I grew up in the suburbs of Philly, so, you know… I know a guy. He’s Italian and much older than I am. Years ago, we were having a discussion about business when he leaned forward and calmly asked, “How do you know when business is good?” I spouted off a list of answers that would make any Republican beam with pride. My answers ranged from having an expensive house, car, and plane, to a fancy wardrobe and expensive jewelry. He leaned back, casually smiled and shook his head, “no” to each one of my answers. Eventually I asked, “Okay, you tell me? When is business good?” He leaned forward, smiled like a Cheshire cat and said, “When it’s good for everybody.”
When he said “everybody” he didn’t mean “everybody” in the Democratic sense of the word. He meant “everybody” connected to certain family businesses surrounding major cities like Philadelphia, New York and Chicago. Webster defines the Mafia as “A secret criminal organization of closely connected people who have great power or influence in a particular field or business.” An Oligarchy is defined as being “a government in which a small group exercises control especially for corrupt and selfish purposes.”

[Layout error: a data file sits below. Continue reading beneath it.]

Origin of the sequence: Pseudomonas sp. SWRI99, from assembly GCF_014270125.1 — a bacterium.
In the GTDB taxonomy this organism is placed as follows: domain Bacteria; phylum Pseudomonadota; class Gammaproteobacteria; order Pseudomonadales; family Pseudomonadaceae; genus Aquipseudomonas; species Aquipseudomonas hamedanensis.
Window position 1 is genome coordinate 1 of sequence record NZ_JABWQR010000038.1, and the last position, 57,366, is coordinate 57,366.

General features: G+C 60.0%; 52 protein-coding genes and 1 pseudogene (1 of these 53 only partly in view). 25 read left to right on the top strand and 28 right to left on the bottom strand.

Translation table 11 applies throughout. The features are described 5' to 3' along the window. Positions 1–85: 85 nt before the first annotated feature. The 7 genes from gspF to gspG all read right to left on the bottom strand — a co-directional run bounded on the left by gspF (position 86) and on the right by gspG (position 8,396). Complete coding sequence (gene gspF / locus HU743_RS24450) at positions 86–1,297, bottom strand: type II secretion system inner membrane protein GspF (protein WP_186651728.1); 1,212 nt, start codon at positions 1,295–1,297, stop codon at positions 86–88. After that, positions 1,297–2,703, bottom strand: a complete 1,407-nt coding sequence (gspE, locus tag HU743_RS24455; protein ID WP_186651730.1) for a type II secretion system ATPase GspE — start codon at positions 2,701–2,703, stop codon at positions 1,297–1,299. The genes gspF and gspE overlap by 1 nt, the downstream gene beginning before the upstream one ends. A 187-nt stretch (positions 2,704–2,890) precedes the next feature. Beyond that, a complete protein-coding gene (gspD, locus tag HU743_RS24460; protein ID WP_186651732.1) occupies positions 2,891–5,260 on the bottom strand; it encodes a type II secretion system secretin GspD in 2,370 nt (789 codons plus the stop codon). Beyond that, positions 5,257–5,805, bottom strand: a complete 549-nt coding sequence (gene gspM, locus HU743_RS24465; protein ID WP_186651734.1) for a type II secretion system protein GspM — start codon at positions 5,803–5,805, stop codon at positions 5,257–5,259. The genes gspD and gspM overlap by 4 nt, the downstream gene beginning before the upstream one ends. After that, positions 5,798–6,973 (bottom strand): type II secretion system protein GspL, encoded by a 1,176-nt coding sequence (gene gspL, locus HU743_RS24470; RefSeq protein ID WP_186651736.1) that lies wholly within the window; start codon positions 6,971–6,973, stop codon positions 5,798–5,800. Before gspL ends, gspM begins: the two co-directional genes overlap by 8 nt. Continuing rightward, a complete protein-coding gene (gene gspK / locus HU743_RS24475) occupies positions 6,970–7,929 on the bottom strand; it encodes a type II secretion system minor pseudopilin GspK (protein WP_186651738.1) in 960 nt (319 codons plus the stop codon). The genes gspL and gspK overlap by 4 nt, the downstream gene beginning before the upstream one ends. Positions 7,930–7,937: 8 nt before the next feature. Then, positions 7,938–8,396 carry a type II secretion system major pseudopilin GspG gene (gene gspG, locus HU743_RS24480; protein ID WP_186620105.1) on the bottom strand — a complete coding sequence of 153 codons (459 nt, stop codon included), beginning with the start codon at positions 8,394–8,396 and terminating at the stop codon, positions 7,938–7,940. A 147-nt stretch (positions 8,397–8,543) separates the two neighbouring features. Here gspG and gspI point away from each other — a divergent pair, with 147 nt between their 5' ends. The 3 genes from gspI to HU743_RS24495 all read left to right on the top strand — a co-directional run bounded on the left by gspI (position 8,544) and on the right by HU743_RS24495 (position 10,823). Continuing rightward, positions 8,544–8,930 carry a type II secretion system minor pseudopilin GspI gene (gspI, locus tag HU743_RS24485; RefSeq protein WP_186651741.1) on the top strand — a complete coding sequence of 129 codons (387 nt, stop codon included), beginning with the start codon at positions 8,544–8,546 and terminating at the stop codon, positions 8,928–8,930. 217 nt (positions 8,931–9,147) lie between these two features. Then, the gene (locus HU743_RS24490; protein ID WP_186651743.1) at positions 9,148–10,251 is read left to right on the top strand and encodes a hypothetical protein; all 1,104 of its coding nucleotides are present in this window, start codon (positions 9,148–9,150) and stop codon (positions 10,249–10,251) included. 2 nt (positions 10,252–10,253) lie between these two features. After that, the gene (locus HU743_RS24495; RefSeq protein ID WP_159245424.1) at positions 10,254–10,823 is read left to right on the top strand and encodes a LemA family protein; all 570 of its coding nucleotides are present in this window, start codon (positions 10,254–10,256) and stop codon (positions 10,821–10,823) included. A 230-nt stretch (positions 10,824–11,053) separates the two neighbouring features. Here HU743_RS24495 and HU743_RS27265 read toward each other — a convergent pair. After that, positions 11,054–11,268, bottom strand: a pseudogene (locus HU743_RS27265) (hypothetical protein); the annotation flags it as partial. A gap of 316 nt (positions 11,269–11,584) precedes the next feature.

Like Trump’s merchandise, “the Teflon Don” serves as a cheap imitation of both “business” models that Trump’s lawyer, Michael Cohen desperately wanted to be a part of and contribute to. Cohen’s Russian born in-laws provided a great opportunity and are said to have helped Putin and Trump stay connected through their lucrative Real Estate business in Mother Russia. See pg.18 and pg. 30 of the Steele Dossier.
To see how business has been for certain Americans, take a good look at Trump’s top and most loyal campaign donors in 2016 and then again for 2018. For everybody else, there’s page eight, paragraph five of the Steele Dossier. That’s where you’ll see that Russia is a well timed distraction enjoyed by Trump. According to Steele, Russia is small potatoes compared to how good business is in China.